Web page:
Despite inflation outcomes slightly below the lower-bound of RBNZ's inflation target, and despite high unemployment rates, New Zealand's increased the minimum wage by $0.25 to $13.75.
It's mildly interesting to check the CPI-deflated series and one indexed to average wages.
The blue and red lines track the nominal and CPI-adjusted minimum wages on the left hand axis; the yellow line traces the adult minimum wage as a percentage of the average wage on the right hand axis. In 1996, the minimum wage was 40.6% of the average wage. That increased to 50.4% of the average by 2008 and has held steady there since then.
NZ youths in their first 200-hours of work are now eligible for a new-entrant's wage that's 80% of the adult minimum wage: $11. That's 40.3% of the average wage (not the median, the average) for a new 16 year old worker with no experience.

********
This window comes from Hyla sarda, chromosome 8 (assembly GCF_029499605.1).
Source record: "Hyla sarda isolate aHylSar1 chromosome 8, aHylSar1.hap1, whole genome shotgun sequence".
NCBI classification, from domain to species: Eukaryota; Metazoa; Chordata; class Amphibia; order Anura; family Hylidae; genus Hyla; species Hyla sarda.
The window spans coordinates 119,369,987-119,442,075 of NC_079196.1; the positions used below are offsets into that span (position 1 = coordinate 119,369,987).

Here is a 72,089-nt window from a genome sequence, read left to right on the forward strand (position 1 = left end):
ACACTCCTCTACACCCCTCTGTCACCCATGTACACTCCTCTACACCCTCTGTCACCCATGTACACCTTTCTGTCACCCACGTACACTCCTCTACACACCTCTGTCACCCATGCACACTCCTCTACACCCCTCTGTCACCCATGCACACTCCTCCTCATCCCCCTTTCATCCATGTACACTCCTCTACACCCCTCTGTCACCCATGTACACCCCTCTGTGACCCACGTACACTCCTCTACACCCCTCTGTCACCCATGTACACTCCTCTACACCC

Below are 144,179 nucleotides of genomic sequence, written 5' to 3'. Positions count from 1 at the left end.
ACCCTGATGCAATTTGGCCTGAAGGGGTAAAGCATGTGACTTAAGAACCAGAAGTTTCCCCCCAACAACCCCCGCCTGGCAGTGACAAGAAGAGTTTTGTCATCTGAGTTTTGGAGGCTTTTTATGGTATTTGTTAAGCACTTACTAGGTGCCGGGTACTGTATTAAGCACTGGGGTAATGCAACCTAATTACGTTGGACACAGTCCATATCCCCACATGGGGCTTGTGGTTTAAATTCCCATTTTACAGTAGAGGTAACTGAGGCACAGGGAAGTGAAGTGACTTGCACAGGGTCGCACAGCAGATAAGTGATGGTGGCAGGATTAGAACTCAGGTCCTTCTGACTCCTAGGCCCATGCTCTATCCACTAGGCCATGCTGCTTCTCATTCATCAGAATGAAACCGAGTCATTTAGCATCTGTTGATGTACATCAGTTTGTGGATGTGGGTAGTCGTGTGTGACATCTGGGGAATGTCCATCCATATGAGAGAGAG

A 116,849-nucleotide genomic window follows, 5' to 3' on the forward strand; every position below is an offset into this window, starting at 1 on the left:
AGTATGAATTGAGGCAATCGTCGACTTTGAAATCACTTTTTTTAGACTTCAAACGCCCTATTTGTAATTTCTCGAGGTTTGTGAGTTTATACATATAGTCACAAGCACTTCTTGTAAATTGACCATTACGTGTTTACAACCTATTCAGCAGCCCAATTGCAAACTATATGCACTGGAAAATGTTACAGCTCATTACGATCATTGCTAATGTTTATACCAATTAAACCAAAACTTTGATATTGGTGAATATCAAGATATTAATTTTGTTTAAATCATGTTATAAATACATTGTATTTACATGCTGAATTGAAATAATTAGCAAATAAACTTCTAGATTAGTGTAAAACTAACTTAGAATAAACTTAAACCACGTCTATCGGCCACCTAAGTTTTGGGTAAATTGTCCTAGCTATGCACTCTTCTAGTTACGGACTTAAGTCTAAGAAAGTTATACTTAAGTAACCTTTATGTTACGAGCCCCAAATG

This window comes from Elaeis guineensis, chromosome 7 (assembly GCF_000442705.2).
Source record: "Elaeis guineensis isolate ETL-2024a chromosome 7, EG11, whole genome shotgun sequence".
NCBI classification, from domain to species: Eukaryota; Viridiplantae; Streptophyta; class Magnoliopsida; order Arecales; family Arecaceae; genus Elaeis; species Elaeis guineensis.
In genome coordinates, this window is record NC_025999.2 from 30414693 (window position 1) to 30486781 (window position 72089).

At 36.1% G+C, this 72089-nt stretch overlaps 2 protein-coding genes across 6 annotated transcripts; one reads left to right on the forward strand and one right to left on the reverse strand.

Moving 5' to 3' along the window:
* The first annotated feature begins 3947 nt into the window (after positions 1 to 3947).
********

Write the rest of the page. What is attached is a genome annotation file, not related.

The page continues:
Australia allows a youth minimum wage of $7.55 for 16 year olds.
Maybe there are reasons in the behavioural economics literature for nominal wage rigidity. But government does seem to like to turn that into real wage rigidity for the bottom of the wage distribution.
If National can't countenance holding the minimum wage steady when inflation is below 1%...